Venture capital firms continue to cannibalize themselves - for all the right reasons. As long-standing VC firms in the last ten months have announced allocating offshoot funds investing in companies led by Black, brown or women founders, the reckoning of VC behavior evidenced by data around funding disparities appears to be continuing to trend upward. 

Motley Fool Ventures (MFV), an early stage, technology-focused venture capital fund launched in 2018, recently dedicated $5 million (3.3%) of its $150 million fund to  13 firms funding underrepresented founders, including Black-led VC firms WOCstar Fund, founded by Gayle Jennings, Sarah Kunst's Cleo Capital, and Zeal Capital Partners, led by Nasir Qadree.MFV now joins a roster of heavy-hitting fund managers redirecting their dollars to align with the climate: VC has to behave better, capitalize those who have traditionally been left out, and move to mitigate the current stats of just 2.6% of capital going to underrepresented founders.

By investing in, and collaborating with, this outstanding cohort of fund managers, we are intentionally opening our network to fellow VCs and founders who are being overlooked and underestimated, Ollen Douglass, MFV Managing Director, wrote in the firm's announcement about the fund. When raising our fund, we told our investors that we would look inside and outside the norms for great investment opportunities, and this is just one way that we are making good on our commitment, Douglass said. The funds are headquartered in San Francisco, and New York, with outposts in Los Angeles, Seattle, Chicago, Dallas, Houston, Atlanta, DC, Maryland, and Virginia (DMV).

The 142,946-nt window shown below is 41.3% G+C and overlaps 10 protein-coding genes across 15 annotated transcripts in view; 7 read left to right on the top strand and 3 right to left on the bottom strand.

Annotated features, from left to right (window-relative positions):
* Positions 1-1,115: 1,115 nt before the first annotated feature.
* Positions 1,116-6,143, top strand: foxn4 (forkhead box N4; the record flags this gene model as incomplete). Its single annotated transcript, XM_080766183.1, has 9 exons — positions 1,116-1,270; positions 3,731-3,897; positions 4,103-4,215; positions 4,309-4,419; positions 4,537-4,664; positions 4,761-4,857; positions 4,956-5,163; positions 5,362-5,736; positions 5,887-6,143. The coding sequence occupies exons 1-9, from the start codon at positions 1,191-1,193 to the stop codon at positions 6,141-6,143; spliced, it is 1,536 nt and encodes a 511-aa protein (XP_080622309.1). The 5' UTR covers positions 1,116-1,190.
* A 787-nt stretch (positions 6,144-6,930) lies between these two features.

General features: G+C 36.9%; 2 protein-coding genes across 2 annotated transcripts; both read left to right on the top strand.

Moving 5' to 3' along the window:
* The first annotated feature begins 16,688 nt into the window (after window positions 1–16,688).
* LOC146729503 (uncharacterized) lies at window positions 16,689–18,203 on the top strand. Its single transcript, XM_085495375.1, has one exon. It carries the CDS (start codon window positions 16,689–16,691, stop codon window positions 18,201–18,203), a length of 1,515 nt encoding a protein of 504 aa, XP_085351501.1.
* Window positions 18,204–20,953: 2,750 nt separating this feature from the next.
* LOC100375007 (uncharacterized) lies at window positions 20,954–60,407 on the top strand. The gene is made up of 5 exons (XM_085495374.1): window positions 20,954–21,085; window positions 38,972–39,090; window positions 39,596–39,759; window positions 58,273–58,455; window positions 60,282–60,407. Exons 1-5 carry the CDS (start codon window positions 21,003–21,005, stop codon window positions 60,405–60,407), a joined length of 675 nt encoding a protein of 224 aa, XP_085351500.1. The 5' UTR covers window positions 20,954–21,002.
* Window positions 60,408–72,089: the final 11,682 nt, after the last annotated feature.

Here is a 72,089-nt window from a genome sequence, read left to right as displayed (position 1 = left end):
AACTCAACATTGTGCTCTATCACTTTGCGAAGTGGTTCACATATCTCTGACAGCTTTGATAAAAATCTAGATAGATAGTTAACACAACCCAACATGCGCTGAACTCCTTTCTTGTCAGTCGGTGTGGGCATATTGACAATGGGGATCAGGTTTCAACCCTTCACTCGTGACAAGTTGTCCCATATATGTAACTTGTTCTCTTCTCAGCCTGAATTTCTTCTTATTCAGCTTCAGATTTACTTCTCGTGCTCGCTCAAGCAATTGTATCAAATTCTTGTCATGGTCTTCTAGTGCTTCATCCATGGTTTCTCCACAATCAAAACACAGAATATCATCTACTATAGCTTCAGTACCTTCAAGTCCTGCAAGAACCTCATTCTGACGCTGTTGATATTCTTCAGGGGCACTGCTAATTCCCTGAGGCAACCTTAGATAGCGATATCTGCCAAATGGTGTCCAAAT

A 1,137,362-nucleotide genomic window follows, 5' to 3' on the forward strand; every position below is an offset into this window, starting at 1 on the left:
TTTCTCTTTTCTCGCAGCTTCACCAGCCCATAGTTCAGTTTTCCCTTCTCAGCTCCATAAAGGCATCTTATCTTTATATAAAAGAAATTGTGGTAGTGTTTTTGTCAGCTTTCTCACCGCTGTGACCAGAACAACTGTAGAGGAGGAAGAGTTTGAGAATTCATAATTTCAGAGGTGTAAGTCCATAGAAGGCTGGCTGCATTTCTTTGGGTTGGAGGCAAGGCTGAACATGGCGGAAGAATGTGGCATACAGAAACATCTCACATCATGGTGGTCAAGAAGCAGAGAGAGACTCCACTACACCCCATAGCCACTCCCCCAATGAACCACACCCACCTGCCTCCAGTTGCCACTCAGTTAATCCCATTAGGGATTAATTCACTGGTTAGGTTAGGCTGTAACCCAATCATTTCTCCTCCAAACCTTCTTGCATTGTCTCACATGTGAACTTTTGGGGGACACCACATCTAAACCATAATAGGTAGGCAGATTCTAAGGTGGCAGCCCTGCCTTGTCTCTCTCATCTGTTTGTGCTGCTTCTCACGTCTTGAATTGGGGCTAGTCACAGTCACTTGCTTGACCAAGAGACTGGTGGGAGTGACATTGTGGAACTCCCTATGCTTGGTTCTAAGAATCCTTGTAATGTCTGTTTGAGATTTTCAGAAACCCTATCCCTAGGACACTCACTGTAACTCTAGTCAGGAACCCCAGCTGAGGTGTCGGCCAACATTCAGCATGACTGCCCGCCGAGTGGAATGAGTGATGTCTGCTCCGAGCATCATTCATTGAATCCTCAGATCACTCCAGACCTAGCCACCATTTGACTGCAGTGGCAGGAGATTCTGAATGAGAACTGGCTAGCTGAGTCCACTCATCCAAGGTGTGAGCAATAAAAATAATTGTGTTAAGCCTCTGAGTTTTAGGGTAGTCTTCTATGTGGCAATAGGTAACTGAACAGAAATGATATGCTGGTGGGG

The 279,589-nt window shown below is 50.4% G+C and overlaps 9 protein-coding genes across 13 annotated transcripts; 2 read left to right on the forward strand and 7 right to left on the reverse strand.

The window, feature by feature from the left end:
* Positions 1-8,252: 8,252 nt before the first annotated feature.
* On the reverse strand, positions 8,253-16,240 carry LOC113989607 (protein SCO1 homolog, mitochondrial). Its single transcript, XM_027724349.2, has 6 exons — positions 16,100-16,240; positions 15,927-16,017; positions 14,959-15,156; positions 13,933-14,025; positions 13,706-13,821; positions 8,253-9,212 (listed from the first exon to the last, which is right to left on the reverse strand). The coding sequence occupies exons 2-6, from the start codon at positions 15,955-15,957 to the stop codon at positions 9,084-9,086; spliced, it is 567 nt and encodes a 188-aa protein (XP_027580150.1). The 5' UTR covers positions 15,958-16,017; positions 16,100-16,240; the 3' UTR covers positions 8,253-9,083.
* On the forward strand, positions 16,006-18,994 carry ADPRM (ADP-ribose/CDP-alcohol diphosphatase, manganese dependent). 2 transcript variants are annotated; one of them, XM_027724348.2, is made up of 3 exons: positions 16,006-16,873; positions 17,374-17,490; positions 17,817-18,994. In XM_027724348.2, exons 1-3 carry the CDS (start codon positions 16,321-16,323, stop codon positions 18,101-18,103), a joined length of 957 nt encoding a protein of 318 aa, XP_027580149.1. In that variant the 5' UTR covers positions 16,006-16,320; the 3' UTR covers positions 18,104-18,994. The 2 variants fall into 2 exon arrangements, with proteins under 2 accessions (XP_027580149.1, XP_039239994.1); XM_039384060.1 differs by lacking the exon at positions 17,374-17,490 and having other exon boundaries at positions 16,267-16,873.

Motley Fool Ventures' current portfolio has over 28 companies, with 40% led by female founders and 10% led by Black and brown founders, according to the firm."Motley Fool Ventures' commitment has a profound effect outside just the capital they provide. This catalytic investment unlocks a large network of other capital, media, and partnerships, Pialy Aditya, co-founder of the WOCstar Fund, which hyper-focuses on funding women of color, led startups, told The Plug. WOCstar has made investments in companies like Uncharted Power, Possip, and Zero. But despite boasting a portfolio that could rival the diversity metrics of most mainstream venture capital firms, and although the data suggests it might, Douglass describes the move as an opportunity to do better. 

According to Douglass, the firm conducted an assessment last quarter of companies they were seeing and realized they needed to tap the right partnerships and LPs to see more deals coming from diverse founders. It’s been a fishing problem, not a pipeline problem, Douglass told The Plug. We're doing okay with industry standards but we want to blow it out of the water. In addition to dedicating less than 5% of the total fund size to firms targeting the mission of cleaning up venture capital's messy, homogenous past, Douglass said MFV is also working toward increasing more pipelines via co-investing.

"The program has not had our inaugural meeting yet, but we have already co-invested with one partner in a woman-led company and have another company with a founder of color being evaluated for co-investment, explained Douglass. We've also begun to set up joint introductions where a founder has the opportunity, in a single meeting, to meet with MFV and another VC we've specifically identified for them.